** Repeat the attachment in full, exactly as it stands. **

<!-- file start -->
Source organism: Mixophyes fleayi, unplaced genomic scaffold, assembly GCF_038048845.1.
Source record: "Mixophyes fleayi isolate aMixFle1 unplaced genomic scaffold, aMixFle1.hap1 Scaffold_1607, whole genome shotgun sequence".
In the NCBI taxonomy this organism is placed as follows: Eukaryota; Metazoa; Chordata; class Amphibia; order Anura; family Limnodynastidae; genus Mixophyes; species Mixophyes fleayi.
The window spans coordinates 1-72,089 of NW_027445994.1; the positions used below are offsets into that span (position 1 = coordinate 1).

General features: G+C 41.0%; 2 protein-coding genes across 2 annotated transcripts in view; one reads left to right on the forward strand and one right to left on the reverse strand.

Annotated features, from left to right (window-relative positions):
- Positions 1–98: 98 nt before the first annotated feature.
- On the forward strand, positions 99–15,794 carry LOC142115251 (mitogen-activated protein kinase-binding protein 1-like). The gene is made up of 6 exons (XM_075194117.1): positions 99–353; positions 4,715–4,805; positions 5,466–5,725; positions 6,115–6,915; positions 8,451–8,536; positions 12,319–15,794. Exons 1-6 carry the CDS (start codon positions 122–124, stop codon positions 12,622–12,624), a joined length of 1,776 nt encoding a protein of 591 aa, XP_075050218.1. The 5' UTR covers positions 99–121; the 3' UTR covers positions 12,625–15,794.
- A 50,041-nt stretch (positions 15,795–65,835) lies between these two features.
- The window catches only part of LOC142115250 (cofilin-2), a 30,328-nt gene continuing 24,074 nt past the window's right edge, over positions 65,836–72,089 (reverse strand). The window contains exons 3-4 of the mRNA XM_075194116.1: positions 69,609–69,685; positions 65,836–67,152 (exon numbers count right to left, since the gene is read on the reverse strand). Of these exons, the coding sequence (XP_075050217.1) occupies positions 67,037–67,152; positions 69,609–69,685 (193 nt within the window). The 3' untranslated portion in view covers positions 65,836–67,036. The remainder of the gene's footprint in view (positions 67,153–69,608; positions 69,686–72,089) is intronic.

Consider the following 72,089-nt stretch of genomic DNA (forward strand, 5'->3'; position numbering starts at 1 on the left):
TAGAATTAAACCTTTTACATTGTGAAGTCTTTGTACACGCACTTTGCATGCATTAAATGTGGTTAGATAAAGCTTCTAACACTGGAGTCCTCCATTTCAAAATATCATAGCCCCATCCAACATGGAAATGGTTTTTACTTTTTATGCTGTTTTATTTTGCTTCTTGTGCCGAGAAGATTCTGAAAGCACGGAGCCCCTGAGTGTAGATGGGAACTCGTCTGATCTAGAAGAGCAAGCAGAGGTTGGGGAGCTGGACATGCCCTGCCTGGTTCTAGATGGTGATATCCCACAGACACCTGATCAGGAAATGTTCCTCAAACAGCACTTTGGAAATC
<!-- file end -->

Source organism: Mixophyes fleayi, unplaced genomic scaffold, assembly GCF_038048845.1.
Source record: "Mixophyes fleayi isolate aMixFle1 unplaced genomic scaffold, aMixFle1.hap1 Scaffold_1607, whole genome shotgun sequence".
In the NCBI taxonomy this organism is placed as follows: Eukaryota; Metazoa; Chordata; class Amphibia; order Anura; family Limnodynastidae; genus Mixophyes; species Mixophyes fleayi.
The window spans coordinates 1-72,089 of NW_027445994.1; the positions used below are offsets into that span (position 1 = coordinate 1).

General features: G+C 41.0%; 2 protein-coding genes across 2 annotated transcripts in view; one reads left to right on the forward strand and one right to left on the reverse strand.

Annotated features, from left to right (window-relative positions):
- Positions 1–98: 98 nt before the first annotated feature.
- On the forward strand, positions 99–15,794 carry LOC142115251 (mitogen-activated protein kinase-binding protein 1-like). The gene is made up of 6 exons (XM_075194117.1): positions 99–353; positions 4,715–4,805; positions 5,466–5,725; positions 6,115–6,915; positions 8,451–8,536; positions 12,319–15,794. Exons 1-6 carry the CDS (start codon positions 122–124, stop codon positions 12,622–12,624), a joined length of 1,776 nt encoding a protein of 591 aa, XP_075050218.1. The 5' UTR covers positions 99–121; the 3' UTR covers positions 12,625–15,794.
- A 50,041-nt stretch (positions 15,795–65,835) lies between these two features.
- The window catches only part of LOC142115250 (cofilin-2), a 30,328-nt gene continuing 24,074 nt past the window's right edge, over positions 65,836–72,089 (reverse strand). The window contains exons 3-4 of the mRNA XM_075194116.1: positions 69,609–69,685; positions 65,836–67,152 (exon numbers count right to left, since the gene is read on the reverse strand). Of these exons, the coding sequence (XP_075050217.1) occupies positions 67,037–67,152; positions 69,609–69,685 (193 nt within the window). The 3' untranslated portion in view covers positions 65,836–67,036. The remainder of the gene's footprint in view (positions 67,153–69,608; positions 69,686–72,089) is intronic.

Consider the following 72,089-nt stretch of genomic DNA (forward strand, 5'->3'; position numbering starts at 1 on the left):
TAGAATTAAACCTTTTACATTGTGAAGTCTTTGTACACGCACTTTGCATGCATTAAATGTGGTTAGATAAAGCTTCTAACACTGGAGTCCTCCATTTCAAAATATCATAGCCCCATCCAACATGGAAATGGTTTTTACTTTTTATGCTGTTTTATTTTGCTTCTTGTGCCGAGAAGATTCTGAAAGCACGGAGCCCCTGAGTGTAGATGGGAACTCGTCTGATCTAGAAGAGCAAGCAGAGGTTGGGGAGCTGGACATGCCCTGCCTGGTTCTAGATGGTGATATCCCACAGACACCTGATCAGGAAATGTTCCTCAAACAGCACTTTGGAAATC